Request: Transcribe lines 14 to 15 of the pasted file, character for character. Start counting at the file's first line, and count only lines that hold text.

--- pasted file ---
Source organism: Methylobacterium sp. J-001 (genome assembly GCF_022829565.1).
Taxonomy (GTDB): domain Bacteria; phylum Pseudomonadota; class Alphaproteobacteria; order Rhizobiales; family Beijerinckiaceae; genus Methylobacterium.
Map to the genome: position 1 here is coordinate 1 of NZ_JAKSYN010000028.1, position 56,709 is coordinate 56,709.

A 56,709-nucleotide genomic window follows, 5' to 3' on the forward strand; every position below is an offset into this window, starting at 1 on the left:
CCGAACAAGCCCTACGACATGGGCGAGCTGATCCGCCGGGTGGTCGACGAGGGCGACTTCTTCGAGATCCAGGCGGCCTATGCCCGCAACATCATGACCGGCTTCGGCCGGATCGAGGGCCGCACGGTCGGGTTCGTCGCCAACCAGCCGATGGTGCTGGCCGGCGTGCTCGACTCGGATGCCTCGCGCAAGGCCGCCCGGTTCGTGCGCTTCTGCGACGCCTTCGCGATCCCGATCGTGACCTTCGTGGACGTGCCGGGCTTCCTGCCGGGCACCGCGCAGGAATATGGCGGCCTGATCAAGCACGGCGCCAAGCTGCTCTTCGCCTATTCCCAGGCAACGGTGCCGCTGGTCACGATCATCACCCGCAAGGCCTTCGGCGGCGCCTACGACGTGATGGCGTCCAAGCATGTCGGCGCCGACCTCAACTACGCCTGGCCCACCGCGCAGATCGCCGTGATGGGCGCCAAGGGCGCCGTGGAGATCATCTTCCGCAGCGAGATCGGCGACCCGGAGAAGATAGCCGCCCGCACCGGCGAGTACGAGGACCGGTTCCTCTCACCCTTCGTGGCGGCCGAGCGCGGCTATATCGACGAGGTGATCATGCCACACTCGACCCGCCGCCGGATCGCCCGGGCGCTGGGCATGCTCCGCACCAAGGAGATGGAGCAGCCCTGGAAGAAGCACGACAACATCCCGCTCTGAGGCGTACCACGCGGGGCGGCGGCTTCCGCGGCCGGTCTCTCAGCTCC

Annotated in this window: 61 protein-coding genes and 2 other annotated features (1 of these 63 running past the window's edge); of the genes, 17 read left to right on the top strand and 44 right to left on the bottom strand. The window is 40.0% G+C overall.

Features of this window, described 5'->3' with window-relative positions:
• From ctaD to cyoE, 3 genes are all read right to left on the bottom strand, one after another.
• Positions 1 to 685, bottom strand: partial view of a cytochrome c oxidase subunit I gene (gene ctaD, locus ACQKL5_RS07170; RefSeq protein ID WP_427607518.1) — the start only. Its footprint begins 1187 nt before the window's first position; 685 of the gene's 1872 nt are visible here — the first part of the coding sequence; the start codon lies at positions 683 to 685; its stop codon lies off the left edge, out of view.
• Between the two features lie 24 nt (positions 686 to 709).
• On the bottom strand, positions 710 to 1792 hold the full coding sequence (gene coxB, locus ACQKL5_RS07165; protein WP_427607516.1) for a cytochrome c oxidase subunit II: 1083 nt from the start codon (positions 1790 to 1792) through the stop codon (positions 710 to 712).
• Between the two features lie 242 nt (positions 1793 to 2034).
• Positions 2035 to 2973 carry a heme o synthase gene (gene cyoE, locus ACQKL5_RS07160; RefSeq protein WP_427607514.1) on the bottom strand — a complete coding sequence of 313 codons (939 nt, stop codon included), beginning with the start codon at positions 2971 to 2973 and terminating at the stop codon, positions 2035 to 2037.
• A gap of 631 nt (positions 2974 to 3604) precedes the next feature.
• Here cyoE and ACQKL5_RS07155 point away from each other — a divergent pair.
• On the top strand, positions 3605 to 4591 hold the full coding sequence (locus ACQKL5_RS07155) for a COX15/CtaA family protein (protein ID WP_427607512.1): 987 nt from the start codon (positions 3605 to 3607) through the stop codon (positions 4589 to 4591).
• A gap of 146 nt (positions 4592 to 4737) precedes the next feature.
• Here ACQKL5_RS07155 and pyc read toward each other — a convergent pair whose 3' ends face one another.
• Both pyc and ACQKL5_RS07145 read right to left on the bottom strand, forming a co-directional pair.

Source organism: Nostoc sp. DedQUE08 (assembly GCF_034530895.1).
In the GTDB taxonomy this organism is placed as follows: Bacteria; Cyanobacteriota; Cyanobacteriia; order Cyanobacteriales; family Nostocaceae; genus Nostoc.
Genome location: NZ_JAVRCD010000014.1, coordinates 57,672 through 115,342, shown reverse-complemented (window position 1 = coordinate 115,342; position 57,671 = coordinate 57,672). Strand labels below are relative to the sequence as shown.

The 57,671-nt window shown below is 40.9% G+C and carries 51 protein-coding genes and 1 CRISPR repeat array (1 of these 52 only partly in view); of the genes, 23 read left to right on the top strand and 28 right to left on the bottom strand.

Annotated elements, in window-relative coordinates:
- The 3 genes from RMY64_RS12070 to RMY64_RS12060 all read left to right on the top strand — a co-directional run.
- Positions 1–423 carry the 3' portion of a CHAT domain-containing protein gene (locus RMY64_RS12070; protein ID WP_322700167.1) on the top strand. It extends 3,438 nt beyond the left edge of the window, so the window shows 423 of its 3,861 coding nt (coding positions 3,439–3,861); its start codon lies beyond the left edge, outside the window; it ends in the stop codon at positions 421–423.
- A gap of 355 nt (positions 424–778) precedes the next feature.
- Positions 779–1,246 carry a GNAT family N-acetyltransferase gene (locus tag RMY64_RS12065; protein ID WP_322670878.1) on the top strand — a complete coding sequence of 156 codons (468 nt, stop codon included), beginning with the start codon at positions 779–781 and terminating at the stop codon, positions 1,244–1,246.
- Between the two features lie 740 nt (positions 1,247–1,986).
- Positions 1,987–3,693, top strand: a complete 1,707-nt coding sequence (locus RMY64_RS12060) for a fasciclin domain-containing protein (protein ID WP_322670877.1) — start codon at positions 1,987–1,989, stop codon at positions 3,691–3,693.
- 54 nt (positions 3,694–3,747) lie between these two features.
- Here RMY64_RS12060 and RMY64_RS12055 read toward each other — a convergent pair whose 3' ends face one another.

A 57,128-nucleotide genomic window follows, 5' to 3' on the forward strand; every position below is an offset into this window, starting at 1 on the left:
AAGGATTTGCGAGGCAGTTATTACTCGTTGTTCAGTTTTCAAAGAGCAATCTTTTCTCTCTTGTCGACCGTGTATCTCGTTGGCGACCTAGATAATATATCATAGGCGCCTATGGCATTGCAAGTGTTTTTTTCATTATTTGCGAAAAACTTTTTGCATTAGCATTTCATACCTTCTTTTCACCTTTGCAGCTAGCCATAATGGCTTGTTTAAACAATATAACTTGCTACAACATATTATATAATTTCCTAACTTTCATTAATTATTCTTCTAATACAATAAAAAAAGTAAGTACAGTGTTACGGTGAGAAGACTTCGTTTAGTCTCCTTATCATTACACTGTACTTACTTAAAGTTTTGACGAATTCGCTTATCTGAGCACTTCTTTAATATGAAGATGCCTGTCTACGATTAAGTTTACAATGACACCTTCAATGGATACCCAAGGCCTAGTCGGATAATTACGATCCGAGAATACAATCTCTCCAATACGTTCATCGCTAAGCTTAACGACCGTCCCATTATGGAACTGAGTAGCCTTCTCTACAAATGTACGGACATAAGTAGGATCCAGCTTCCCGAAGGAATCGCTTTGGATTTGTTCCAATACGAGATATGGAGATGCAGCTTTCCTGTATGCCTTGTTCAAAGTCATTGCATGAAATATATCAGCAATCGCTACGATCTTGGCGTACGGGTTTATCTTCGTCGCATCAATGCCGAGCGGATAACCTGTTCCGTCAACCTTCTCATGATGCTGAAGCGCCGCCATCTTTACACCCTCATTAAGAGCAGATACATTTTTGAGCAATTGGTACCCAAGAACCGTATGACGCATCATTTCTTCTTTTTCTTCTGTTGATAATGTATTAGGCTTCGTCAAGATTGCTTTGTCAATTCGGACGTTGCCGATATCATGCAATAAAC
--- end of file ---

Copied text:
• A gap of 631 nt (positions 2974 to 3604) precedes the next feature.
• Here cyoE and ACQKL5_RS07155 point away from each other — a divergent pair.